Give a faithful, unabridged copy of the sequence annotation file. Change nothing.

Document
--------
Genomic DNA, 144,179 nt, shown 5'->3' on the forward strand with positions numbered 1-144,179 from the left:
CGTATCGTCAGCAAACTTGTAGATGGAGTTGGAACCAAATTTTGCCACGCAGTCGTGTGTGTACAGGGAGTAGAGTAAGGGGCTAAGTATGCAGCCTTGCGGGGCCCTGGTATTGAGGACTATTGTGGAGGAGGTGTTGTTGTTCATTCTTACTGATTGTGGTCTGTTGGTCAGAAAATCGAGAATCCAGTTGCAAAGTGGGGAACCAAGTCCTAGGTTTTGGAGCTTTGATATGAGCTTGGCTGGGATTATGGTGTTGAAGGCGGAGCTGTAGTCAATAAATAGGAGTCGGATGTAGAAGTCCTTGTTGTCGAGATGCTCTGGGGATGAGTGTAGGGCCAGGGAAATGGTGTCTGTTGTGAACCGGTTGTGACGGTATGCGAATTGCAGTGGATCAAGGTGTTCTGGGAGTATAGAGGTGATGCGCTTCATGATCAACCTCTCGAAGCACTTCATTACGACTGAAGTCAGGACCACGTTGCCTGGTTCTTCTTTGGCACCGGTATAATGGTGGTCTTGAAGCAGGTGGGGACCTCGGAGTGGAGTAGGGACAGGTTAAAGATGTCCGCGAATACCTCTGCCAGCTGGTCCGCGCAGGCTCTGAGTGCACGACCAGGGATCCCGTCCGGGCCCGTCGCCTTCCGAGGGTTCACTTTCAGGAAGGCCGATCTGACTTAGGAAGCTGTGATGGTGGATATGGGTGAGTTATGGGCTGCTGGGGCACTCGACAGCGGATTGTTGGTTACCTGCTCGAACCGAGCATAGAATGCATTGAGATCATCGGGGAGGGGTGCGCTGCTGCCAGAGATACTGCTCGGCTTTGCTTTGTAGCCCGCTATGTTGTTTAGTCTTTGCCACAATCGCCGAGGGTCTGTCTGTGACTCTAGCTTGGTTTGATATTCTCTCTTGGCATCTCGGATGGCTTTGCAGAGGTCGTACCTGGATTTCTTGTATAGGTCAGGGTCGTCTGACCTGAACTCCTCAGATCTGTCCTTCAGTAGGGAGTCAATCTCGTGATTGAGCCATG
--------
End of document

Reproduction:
Genomic DNA, 144,179 nt, shown 5'->3' on the forward strand with positions numbered 1-144,179 from the left:
CGTATCGTCAGCAAACTTGTAGATGGAGTTGGAACCAAATTTTGCCACGCAGTCGTGTGTGTACAGGGAGTAGAGTAAGGGGCTAAGTATGCAGCCTTGCGGGGCCCTGGTATTGAGGACTATTGTGGAGGAGGTGTTGTTGTTCATTCTTACTGATTGTGGTCTGTTGGTCAGAAAATCGAGAATCCAGTTGCAAAGTGGGGAACCAAGTCCTAGGTTTTGGAGCTTTGATATGAGCTTGGCTGGGATTATGGTGTTGAAGGCGGAGCTGTAGTCAATAAATAGGAGTCGGATGTAGAAGTCCTTGTTGTCGAGATGCTCTGGGGATGAGTGTAGGGCCAGGGAAATGGTGTCTGTTGTGAACCGGTTGTGACGGTATGCGAATTGCAGTGGATCAAGGTGTTCTGGGAGTATAGAGGTGATGCGCTTCATGATCAACCTCTCGAAGCACTTCATTACGACTGAAGTCAGGACCACGTTGCCTGGTTCTTCTTTGGCACCGGTATAATGGTGGTCTTGAAGCAGGTGGGGACCTCGGAGTGGAGTAGGGACAGGTTAAAGATGTCCGCGAATACCTCTGCCAGCTGGTCCGCGCAGGCTCTGAGTGCACGACCAGGGATCCCGTCCGGGCCCGTCGCCTTCCGAGGGTTCACTTTCAGGAAGGCCGATCTGACTTAGGAAGCTGTGATGGTGGATATGGGTGAGTTATGGGCTGCTGGGGCACTCGACAGCGGATTGTTGGTTACCTGCTCGAACCGAGCATAGAATGCATTGAGATCATCGGGGAGGGGTGCGCTGCTGCCAGAGATACTGCTCGGCTTTGCTTTGTAGCCCGCTATGTTGTTTAGTCTTTGCCACAATCGCCGAGGGTCTGTCTGTGACTCTAGCTTGGTTTGATATTCTCTCTTGGCATCTCGGATGGCTTTGCAGAGGTCGTACCTGGATTTCTTGTATAGGTCAGGGTCGTCTGACCTGAACTCCTCAGATCTGTCCTTCAGTAGGGAGTCAATCTCGTGATTGAGCCATG